determining the concentration of said at least one predetermined constituent of the patient's blood from said at least one detection signal.
4. A method as in claim 3, wherein said synchronizing step includes the step of modulating said pulses of infrared light so that said infrared light passes through said arterial blood vessel of the patient only during diastolic and systolic time intervals respectively occurring during the systolic and diastolic phases of said cardiac cycle of the patient.
5. A method as in claim 4, wherein said synchronizing step includes the steps of directing light through a tissue of the patient, detecting the light which has passed through said tissue of the patient, and processing a detection output of said light detecting step to determine the phase of said cardiac cycle and to control modulation of said pulses of infrared light in said modulating step.
6. A non-invasive infrared spectrophotometer for measuring the concentration of at least one predetermined constituent of a patient's blood, comprising:
an infrared source which emits broadband infrared light including n different wavelengths, said infrared light containing energy at each of said n wavelengths being differentially absorbed by said at least one predetermined constituent whereby each predetermined constituent readily absorbs pulses of infrared light at least one of said n wavelengths and minimally absorbs pulses of infrared light at at least another of said n wavelengths, and which directs said infrared light through an arterial blood vessel of the patient;
at least one infrared detector which detects light at at least one selected ones of said n wavelengths which has passed through said arterial blood vessel of the patient and has been selectively absorbed by said at least one predetermined constituent and which outputs at least one detection signal;
synchronizing means synchronizing the application of said infrared light from said infrared source to said arterial blood vessel of the patient with the systolic and diastolic phases of a cardiac cycle of the patient, said synchronizing means including a cardiac monitor and means responsive to an output of said cardiac monitor for modulating said infrared light so that said infrared light passes through said arterial blood vessel of the patient only during diastolic and systolic phases of said cardiac cycle of the patient; and
means for determining the concentration of said at least one predetermined constituent of the patient's blood from said at least one detection signal.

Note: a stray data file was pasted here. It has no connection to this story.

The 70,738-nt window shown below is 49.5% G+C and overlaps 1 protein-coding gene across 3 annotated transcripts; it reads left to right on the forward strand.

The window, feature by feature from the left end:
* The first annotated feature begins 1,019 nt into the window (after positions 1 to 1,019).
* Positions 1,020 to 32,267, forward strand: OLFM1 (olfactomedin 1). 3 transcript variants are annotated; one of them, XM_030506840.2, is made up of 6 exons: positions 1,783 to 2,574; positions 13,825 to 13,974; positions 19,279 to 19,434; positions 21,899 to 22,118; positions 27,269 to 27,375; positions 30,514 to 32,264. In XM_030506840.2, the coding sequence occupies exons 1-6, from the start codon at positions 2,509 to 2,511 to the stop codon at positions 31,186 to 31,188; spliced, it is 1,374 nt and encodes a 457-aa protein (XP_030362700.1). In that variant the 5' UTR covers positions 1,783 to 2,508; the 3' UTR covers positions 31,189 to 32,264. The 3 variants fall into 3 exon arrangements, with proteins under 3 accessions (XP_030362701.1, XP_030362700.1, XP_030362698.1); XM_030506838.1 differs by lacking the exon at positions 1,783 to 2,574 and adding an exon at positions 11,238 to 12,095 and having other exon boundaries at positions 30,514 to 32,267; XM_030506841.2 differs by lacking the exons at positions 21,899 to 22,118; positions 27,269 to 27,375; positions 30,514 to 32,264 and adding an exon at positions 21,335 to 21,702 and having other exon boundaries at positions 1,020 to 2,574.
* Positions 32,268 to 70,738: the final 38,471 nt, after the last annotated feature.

7. A non-invasive infrared spectrophotometer for measuring the concentration of at least one predetermined constituent of a patient's blood, comprising:
an infrared source which emits broadband infrared light including n different selected wavelengths, said infrared light containing energy at each of said n wavelengths being differentially absorbed by said at least one predetermined constituent whereby each predetermined constituent readily absorbs pulses of infrared light at at last one of said n wavelengths and minimally absorbs pulses of infrared light at at least another of said n wavelengths, and which directs said infrared light through an arterial blood vessel of the patient;
at least one infrared detector which detects light at at least selected ones of said n wavelengths which has passed through said arterial blood vessel of the patient and has been selectively absorbed by said at least one predetermined constituent and which outputs at least one detection signal;
synchronizing means for synchronizing the application of said infrared light from said infrared source to said arterial blood vessel of the patient with the systolic and diastolic phases of a cardiac cycle of the patient, said synchronizing means including a cardiac monitor and means responsive to an output of said cardiac monitor for modulating said infrared light so that said infrared light passes through said arterial blood vessel of the patient only during diastolic and systolic phases of said cardiac cycle of the patient; and
means for determining the concentration of said at least on predetermined constituent of the patient's blood from said at least on detection signal.
8. A spectrophotometer as in claim 7 wherein said infrared source includes a tube, said tube including a material adapted to transmit infrared light over a selected range determined by said material, said material being one of quartz, conventional glass, silicon, sapphire, germanium.
9. A spectrophotometer as in claim 7 including a spectral filter associated with said infrared source and adapted to transmit at least one selected wavelengths appropriate for measuring the concentration of a predetermined constituent.